Third, I agree with you that health policy is a vastly complicated subject and that the "legal process" is hardly the only factor important to health care quality, innovation, or access. While I do believe firmly that litigation matters�-and matters a lot�-it's but one of the panoply of factors that make American health care suboptimal. The Manhattan Institute's agenda reflects that fact. Over in the Center for Medical Progress, we have three senior fellows looking at various aspects of health policy:

Bob Goldberg, who directs that Center, spends a lot of time thinking about how government regulation affects medical innovation; he chairs a task force that�s exploring how the Food and Drug Administration should reform for the 21st century.
Regina Herzlinger, a Harvard professor, looks at the problems created by the disconnect between health purchasing decisions and the consumer; her Market-Driven Health Care defined the agenda, and her Consumer-Driven Health Care is a tome of information on this debate.
David Gratzer, a practicing Canadian physician, looks at government sponsorship and control of health care, from Medicare and Medicaid to price controls; his Code Blue: Reviving Canada's Health Care System exposed many of the myths about Canada's socialized health care system.

Folks who are interested in many of these health care issues should check out our companion website, Medical Progress Today, which every week has tons of new information on all aspects of health policy.

But what the Center for Legal Policy looks at is litigation. That's my area, that's what we focus on at, and that's what the Trial Lawyers, Inc. series is about. I think that the role of litigation in health care is sufficiently important in its own right to deserve in-depth coverage�-indeed, far more coverage than we were able to provide in our necessarily short, user-friendly report. The report isn't designed to be a comprehensive look at American health policy but rather a comprehensive overview of lawyers' business strategy for litigating in the health care sector, and the major effects of that litigation.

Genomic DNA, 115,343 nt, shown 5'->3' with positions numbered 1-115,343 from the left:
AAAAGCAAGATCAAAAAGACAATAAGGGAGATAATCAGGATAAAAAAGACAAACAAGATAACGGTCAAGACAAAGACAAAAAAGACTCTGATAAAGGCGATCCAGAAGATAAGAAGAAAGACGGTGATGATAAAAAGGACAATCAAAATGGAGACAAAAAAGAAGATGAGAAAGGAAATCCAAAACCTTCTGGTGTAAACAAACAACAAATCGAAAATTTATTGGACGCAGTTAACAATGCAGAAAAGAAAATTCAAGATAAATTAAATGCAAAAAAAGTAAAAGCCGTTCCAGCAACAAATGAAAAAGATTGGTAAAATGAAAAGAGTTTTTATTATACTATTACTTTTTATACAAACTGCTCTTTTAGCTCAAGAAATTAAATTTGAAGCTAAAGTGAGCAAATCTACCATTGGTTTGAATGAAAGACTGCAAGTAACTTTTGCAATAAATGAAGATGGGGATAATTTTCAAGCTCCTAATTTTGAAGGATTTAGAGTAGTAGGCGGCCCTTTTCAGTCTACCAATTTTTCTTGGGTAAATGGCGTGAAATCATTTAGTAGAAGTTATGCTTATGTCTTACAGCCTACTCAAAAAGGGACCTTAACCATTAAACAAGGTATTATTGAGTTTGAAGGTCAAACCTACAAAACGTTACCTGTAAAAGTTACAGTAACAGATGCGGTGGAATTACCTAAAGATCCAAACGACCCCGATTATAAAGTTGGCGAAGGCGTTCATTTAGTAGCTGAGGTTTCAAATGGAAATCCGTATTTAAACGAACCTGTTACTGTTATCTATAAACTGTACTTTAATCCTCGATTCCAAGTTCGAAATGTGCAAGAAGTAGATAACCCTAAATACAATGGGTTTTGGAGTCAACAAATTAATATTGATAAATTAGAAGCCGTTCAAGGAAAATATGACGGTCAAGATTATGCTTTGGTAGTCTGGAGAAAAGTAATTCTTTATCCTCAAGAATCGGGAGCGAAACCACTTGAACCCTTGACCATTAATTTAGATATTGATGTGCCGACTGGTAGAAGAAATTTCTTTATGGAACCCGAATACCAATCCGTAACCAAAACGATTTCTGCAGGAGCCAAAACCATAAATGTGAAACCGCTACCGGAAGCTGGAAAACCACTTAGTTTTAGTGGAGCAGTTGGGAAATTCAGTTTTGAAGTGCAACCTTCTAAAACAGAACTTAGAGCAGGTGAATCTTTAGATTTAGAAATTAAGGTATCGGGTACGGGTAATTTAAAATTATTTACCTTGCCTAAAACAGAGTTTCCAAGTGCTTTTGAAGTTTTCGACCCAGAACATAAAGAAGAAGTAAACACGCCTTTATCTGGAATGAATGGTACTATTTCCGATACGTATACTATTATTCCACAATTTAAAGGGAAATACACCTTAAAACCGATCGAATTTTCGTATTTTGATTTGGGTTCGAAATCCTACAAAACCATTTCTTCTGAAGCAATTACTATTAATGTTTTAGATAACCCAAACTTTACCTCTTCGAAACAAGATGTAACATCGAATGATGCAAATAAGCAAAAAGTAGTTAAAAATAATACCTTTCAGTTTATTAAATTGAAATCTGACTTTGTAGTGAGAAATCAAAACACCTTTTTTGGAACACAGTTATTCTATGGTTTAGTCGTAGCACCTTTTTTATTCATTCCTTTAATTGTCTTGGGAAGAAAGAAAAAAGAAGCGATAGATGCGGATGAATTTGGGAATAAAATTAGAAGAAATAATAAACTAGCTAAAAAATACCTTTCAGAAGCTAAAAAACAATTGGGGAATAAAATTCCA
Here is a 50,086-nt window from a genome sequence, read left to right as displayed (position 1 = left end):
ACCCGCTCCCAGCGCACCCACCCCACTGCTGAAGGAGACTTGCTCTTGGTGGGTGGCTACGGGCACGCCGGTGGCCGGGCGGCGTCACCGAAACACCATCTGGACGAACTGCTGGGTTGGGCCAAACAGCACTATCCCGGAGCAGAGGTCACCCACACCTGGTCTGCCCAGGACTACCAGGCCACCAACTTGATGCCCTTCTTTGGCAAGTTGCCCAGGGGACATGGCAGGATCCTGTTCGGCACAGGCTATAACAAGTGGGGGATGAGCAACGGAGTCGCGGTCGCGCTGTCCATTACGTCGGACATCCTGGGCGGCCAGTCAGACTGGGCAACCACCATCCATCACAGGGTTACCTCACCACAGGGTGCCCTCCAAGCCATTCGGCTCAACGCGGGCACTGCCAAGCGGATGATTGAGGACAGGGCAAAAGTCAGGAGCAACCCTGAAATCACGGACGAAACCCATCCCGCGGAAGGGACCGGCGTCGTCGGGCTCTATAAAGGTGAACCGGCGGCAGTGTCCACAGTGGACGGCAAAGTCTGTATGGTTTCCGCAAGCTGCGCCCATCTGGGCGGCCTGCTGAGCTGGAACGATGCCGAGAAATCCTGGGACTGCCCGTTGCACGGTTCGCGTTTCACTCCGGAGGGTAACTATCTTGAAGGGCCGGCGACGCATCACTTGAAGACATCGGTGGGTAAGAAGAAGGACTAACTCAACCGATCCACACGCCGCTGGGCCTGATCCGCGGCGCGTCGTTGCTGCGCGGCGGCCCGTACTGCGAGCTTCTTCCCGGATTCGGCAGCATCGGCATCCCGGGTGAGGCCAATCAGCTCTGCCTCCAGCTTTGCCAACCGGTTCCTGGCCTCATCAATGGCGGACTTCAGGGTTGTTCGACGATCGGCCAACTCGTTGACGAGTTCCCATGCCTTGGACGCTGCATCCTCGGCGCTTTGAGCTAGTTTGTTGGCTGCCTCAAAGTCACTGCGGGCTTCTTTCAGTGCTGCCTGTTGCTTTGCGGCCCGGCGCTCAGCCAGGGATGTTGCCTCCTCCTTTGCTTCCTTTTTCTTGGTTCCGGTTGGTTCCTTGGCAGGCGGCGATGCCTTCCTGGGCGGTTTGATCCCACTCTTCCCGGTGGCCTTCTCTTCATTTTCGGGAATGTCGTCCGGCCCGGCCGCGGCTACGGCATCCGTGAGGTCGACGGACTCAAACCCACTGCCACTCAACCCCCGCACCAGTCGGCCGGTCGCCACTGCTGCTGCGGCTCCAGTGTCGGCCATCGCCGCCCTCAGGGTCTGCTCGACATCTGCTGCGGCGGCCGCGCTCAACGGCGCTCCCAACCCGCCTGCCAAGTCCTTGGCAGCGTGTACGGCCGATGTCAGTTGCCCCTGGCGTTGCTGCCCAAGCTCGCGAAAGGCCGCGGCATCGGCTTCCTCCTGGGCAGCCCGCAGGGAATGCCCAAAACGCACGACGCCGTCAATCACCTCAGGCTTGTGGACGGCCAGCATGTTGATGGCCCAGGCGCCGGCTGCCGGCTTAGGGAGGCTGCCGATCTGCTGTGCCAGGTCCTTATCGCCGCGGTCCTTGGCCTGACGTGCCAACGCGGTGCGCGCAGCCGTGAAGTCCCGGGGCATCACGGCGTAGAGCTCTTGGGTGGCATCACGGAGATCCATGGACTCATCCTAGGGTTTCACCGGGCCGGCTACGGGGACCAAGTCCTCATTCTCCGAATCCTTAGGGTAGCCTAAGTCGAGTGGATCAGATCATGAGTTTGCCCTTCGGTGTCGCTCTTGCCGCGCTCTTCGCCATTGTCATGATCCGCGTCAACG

My fourth major point of agreement with you is that one-size-fits-all caps on noneconomic damages are not a holistic solution that would ameliorate all the negative effects American litigation has on the quality, accessibility, and improvement over time of American health care. I don't think Trial Lawyers, Inc. suggests otherwise. As you graciously note, "you don�t obsess over [MICRA-style reforms and] you also support 'medical courts' as an example of a 'comprehensive' solution."

But you also go on to say: "politicians and the public see only two options: MICRA-style reforms or keeping the current litigation system. Your report toes this line and strongly urges MICRA-style reforms . . . ." I think that�s really a misreading of Trial Lawyers, Inc.: Health Care. I never mention damage caps in my Message from the Director, nor does the report mention them in its Introduction. The report does mention damage caps in the medical-malpractice section in the following contexts: (1) in pointing out that Park Ridge, Illinois physicians who relocated to Wisconsin after their premiums jumped to $500,000 were likely attracted by Wisconsin�s then-low malpractice insurance rates, $50,000�and suggesting that the premium difference was likely due in part to Wisconsin�s then-extant damage caps; (2) in pointing out that "Texas Medical Liability Trust lowered its premiums 12 percent the first year and another 5 percent the second" following that state�s adoption of med-mal damage caps; and (3) in pointing out that lawyers have challenged caps in various states as unconstitutional. We also allude to this litigation strategy in the public relations section, in pointing to Wisconsin�s noteworthy ruling this summer finding the state's damage caps unconstitutional.